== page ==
Kalamazoo Residents suffer health problems
Immediately following the spill, people living near Talmadge creek and the Kalamazoo River started reporting “strong, noxious odors and associated health symptoms” to their local public health departments. air-quality monitoring found elevated levels of benzene at multiple locations along the river during the first week after the spill. For several weeks residents were not informed that the oil spilled was actually diluted bitumen.
According to a 2010 report by the Michigan Department of community health, between July 26 and September 4, health care providers identified 145 patients who had reported illness or symptoms associated with exposure to the oil spill. one patient exhibited eight related symptoms and was classified by medical personnel as having “major” effects (defined here as symptoms that can cause disability or are life- threatening). In addition, the Michigan Department of community health and the Calhoun county Public health Department conducted a door-to-door survey, which included 550 people from four communities and one workplace along the river. Fifty-eight percent of the people included in the survey reported adverse health effects. The most common symptoms reported in the surveys and in hospital visits included headaches, respiratory problems, and nausea.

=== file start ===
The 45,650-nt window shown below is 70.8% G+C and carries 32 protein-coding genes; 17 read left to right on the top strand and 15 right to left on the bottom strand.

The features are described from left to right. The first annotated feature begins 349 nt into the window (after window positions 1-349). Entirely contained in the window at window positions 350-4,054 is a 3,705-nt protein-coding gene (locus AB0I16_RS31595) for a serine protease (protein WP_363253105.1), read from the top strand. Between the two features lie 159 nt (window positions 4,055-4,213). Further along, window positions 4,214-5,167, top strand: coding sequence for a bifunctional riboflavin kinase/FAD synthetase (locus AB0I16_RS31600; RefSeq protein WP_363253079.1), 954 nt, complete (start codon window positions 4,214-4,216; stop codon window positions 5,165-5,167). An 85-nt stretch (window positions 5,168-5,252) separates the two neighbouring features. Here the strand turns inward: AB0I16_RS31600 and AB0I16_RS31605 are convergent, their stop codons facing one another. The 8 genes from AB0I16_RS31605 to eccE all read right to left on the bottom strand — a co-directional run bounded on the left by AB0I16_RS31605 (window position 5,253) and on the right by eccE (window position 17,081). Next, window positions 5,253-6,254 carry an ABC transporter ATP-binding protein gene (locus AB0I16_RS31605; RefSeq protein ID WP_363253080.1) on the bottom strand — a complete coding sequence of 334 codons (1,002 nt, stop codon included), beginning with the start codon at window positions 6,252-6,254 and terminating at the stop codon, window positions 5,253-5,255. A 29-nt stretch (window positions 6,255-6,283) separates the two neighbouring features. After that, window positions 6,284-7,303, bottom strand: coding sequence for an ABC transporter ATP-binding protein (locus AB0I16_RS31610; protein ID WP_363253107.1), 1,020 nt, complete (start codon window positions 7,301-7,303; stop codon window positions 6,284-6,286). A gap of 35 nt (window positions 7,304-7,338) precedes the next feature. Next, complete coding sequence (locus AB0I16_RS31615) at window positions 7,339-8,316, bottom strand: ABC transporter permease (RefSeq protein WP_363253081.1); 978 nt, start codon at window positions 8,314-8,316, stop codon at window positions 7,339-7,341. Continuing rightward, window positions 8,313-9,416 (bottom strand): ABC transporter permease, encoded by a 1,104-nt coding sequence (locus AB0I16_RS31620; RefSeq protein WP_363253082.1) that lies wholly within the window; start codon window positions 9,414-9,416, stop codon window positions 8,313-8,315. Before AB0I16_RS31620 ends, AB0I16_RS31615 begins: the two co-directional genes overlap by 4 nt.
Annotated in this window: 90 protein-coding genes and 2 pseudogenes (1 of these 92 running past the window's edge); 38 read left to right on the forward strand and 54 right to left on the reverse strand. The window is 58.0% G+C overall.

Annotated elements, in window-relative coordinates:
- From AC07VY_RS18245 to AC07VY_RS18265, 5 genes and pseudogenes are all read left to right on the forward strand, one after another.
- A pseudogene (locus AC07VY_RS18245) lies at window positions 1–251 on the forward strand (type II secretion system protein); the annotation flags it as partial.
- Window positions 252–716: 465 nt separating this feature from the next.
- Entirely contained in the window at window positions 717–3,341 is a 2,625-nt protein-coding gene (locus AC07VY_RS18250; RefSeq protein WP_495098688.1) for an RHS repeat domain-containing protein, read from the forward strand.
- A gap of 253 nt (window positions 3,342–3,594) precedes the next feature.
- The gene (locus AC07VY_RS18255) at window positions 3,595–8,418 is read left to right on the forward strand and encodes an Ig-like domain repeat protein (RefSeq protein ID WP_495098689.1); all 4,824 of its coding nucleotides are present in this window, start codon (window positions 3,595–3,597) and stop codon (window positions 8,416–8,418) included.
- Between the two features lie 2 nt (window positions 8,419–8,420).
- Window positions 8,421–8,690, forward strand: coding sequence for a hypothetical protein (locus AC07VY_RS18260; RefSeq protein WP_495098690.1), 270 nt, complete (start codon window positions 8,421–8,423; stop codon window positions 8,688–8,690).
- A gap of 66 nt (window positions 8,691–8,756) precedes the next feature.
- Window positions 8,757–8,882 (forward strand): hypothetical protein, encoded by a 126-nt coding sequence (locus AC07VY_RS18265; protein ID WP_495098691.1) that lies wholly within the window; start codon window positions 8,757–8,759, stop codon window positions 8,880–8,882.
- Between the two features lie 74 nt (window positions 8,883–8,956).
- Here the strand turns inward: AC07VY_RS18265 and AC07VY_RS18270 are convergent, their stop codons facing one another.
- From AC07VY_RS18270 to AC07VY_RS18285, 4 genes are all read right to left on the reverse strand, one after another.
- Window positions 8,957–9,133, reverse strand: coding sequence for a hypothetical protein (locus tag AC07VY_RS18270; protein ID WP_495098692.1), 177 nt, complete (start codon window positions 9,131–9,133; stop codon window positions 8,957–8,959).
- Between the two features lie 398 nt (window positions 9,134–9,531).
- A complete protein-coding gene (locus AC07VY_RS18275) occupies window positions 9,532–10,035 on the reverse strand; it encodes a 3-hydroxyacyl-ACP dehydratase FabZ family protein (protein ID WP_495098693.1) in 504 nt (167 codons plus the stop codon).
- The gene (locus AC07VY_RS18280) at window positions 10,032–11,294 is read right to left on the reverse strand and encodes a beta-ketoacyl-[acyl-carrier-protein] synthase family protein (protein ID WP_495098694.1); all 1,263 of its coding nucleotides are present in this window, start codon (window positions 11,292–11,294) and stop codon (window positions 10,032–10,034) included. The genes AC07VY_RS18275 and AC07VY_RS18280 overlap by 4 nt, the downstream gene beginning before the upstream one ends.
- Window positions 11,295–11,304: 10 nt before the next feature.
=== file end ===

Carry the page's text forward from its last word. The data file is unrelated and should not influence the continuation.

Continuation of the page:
- This is a link to most of the older studies on health impacts from oil spills.
"Health problems among cleaning staffFive years later after the cleaning activities, a study found that people participating in the cleaning activities, many of them volunteers, suffered several health problems, such as pulmonary, cardiovascular, and chromosomal diseases. This was found among a study of 800 involved Spanish Navy personnel."
- After more than a decade we learn "The Spanish study said "those who participated in the clean-up had a higher prevalence of respiratory symptoms, higher levels of markers suggestive of airway injury in exhaled breath condensate, and chromosomal alterations in lymphocytes compared with those who did not participate in clean-up activities."
It said "chromosomal damage in circulating lymphocytes is an early marker of genotoxicity associated with increased risk for cancer."
It concluded that "participation in clean-up of a major oil spill seemed to have adverse health effects."
But it warned that "the study does not prove that oil exposure caused the abnormalities."
- Based on nearly 1500 surveys over 5 months, A little over 40% of parents in these high-impact communities reported some type of health effect experienced by their children since the oil spill. 18.1% of the parents said their children had experienced breathing problems after the oil spill, 14.8% noted skin problems, 16.0% reported visual problems and 21.6% mentioned emotional or behavioral problems since the oil spill. Arkansas, This is what EXXON doesn't want you to know now.